Chris Fassnacht, a professor in the UC Davis Physics department, has co-authored a paper appearing in Nature, which provides evidence to corroborate a theory of how galaxies form in a process that involves dark matter by detecting a faint satellite galaxy 10 billion light years away.
Fassnacht is currently visiting his alma mater, the California Institute of Technology (Caltech), while on sabbatical in Pasadena.
It was Caltech astronomer Fritz Zwicky who noticed in 1933 that galaxies were “moving too fast and should have flown apart,” said Fassnacht, leading to the theory of dark matter.
By using a larger, nearby galaxy as a “gravitational lens,” when a galaxy functions similar to an optical lens by bending light, Fassnacht and his co-researchers found a way to use sophisticated new computational techniques to discover the smallest galaxy that was ever discovered at the distances they explored.
“The preponderance of the evidence is consistent with General Relativity plus dark matter,” said Fassnacht, referring to Albert Einstein’s theory that space-time is curved, which altered scientists’ view of the structure of the universe.
Since the 1920s, the larger Pasadena area, including the nearby Mount Wilson Observatory, has served as an important locus of activity in scientific circles.
“Einstein was like a rock star when he was here,” said Loma Karklins, an archivist at Caltech whose son attends UC Davis.
During one visit in the winter of 1931, Einstein met with astronomer Edwin Hubble at Mt. Wilson Observatory to reconsider his theories. Hubble had made discoveries regarding specific patterns in the way that light observed emanating from galaxies is shifted to the red side of the spectrum.
Hubble “put ‘distance’ together with ‘recessional speed,‘” said Dave Jurasevich, the superintendent of Mt. Wilson Observatory, explaining how Hubble showed that the universe has a scale to its expansion.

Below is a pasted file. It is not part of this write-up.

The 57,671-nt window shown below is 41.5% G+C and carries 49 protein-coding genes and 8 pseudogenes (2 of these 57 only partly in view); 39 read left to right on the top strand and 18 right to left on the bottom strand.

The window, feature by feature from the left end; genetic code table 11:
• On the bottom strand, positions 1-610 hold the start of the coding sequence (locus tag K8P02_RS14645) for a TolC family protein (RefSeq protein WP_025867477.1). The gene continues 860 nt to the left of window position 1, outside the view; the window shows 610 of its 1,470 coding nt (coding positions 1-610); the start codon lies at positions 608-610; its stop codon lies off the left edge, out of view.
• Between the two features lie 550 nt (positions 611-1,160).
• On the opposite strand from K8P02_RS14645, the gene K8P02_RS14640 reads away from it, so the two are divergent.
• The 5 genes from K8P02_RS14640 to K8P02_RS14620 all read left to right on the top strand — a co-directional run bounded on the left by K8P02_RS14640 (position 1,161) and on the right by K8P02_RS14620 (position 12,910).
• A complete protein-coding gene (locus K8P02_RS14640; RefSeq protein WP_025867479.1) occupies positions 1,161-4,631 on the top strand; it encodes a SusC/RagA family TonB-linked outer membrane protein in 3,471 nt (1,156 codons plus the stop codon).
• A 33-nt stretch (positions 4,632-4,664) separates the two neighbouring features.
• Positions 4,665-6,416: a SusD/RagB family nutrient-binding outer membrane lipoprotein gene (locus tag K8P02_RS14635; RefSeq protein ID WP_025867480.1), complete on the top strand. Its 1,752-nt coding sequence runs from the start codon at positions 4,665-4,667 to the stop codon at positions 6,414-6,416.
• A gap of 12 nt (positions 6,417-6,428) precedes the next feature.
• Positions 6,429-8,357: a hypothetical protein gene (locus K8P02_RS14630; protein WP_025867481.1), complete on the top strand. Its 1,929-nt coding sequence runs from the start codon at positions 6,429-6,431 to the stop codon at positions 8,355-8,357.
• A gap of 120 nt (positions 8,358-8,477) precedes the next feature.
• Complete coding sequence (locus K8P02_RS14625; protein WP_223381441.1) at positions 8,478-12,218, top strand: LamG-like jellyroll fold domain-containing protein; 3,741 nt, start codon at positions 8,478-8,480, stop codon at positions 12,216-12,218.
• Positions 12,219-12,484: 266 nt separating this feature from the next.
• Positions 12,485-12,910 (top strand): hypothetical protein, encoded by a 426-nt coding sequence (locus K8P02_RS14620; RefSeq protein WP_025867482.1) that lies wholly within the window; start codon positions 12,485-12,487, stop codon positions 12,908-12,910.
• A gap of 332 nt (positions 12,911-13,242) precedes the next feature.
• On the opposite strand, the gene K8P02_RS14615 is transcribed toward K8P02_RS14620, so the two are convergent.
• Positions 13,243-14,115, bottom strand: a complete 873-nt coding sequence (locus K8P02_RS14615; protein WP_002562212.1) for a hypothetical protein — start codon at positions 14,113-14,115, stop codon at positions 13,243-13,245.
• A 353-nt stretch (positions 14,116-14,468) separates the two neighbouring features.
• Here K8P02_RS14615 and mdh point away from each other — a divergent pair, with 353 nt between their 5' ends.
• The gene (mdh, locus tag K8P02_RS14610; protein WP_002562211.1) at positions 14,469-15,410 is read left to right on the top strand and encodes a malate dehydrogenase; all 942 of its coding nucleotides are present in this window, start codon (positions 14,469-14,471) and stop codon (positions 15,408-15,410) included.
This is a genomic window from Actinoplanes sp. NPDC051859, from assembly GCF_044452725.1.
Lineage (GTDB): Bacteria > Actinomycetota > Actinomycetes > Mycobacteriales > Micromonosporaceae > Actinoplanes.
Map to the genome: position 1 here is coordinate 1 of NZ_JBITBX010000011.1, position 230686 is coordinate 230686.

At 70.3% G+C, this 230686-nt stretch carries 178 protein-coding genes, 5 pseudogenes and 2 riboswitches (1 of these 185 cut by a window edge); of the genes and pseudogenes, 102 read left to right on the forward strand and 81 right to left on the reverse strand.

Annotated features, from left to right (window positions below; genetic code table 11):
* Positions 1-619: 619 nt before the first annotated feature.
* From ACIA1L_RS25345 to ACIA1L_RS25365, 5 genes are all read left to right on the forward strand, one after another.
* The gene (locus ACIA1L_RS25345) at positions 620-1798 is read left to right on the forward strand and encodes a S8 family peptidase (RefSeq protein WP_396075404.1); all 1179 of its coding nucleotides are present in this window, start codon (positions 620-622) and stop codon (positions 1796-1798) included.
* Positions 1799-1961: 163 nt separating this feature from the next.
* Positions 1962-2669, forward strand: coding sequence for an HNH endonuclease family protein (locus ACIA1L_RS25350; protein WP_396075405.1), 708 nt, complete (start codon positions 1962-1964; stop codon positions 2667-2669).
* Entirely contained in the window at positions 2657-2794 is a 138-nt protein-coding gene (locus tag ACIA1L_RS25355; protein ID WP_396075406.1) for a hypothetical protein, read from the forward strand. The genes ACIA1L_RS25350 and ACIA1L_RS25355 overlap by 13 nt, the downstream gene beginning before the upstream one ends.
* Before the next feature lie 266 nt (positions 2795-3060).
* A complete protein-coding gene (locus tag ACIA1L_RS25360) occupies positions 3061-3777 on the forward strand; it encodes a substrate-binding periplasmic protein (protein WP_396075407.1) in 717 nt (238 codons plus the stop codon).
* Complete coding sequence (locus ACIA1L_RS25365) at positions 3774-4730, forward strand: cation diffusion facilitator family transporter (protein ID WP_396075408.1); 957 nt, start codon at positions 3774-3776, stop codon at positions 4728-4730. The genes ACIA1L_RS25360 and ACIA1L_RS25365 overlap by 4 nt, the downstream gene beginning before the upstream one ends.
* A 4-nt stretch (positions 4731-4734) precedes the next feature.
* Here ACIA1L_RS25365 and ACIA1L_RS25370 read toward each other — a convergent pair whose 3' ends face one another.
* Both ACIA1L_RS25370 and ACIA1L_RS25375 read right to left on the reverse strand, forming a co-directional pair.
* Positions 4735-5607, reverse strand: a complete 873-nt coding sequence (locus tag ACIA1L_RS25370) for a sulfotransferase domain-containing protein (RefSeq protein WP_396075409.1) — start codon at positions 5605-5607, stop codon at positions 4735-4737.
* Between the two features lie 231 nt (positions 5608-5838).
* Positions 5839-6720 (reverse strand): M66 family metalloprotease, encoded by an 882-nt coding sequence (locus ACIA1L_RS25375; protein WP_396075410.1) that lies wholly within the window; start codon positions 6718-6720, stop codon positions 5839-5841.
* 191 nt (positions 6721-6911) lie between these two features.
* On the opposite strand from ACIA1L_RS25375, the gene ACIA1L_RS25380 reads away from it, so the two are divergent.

“From 1917 to 1948 the 100-inch [telescope on Mt. Wilson] was the biggest telescope on earth. Hubble had the big picture because he had the biggest telescope on earth,” Jurasevich said.
“If your telescope is bigger,” Fassnacht said, “then you can get sharper images.”
Fassnacht explained that Mt. Wilson is still an excellent place to do work in the infrared spectrum, but he and his colleagues are doing work in the visible spectrum and chose the Keck Observatory in Hawaii. The telescopes at Keck each have a special, smaller mirror which can be continually adjusted to cancel out much of the “twinkling,” or fluctuation effect, that is caused by the light traveling through the earth’s atmosphere.
Computers at Keck can interpret the signal variations in a beam of laser light that is reflected off the sodium layer 90 kilometers up in the atmosphere to make the compensating adjustments, Fassnacht said.
The inventor of the laser, Charles Townes, coincidentally is the Chair of the Mount Wilson Institute Board of Trustees, which oversees the operation of the Mt. Wilson Observatory.
Just as Fassnacht and his colleagues are able to make inferences about the sizes of distant galaxies by interpreting subtle geometric patterns of images in the visible spectrum, Townes and his colleagues are able to make inferences about the sizes and shapes of stars using a technique called “interferometry” that involves combining and comparing images of stars from two or more telescopes.
Townes gives the following advice to the younger generation of scientists hoping to make discoveries in the future: “Explore. Don’t be afraid to try new things. Don’t let other people stop you. Think about [what you do] carefully, but make your own decisions.”
BRIAN RILEY can be reached at email@example.com.